Striking photos of America's child laborers reveal what work was like a century ago

The fight against child labor
The fight against child labor

Most jobs in the US in the early 20th century were done under grueling conditions.

Features that are now common in US workplaces — weekends off, 40-hour weeks, and other protections — were largely nonexistent in the early 1900s.

But one of the biggest differences between now and then may be who was doing the work.

Lewis Hine, a photographer for the National Child Labor Committee, captured photos of some of the children who made up the US labor force between 1908 and 1924.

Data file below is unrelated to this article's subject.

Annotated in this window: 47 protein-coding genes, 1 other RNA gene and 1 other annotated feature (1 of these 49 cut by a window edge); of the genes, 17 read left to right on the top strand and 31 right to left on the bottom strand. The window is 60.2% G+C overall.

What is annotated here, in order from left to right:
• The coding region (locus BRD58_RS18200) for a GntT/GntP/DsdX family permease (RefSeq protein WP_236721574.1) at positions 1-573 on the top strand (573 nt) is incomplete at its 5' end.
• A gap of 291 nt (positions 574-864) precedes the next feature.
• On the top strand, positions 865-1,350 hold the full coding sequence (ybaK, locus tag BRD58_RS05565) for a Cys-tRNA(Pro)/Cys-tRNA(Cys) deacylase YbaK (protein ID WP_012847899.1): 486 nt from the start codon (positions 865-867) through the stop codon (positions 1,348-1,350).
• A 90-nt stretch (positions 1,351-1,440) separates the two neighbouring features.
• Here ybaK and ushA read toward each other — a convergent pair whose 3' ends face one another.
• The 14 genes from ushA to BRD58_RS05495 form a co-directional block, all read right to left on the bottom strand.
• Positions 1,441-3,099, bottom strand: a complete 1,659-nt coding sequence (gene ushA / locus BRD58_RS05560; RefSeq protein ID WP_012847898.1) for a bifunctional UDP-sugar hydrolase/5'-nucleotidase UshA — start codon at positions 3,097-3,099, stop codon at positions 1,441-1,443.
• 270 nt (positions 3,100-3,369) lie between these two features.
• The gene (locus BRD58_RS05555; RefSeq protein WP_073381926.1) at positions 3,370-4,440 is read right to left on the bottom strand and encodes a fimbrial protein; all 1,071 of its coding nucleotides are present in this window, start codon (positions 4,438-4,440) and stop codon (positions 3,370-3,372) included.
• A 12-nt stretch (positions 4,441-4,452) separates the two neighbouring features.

Hine traveled throughout the US, documenting children working in factories, fields, and at home in support the NCLC's mission to promote the "rights, awareness, dignity, well-being and education of children and youth as they relate to work and working."

The photos below, compiled by the Library of Congress, are the result of Hine and the NCLC's efforts to document child labor and its effects on the children who did it.

The descriptions come from NCLC caption cards, edited for clarity and length.

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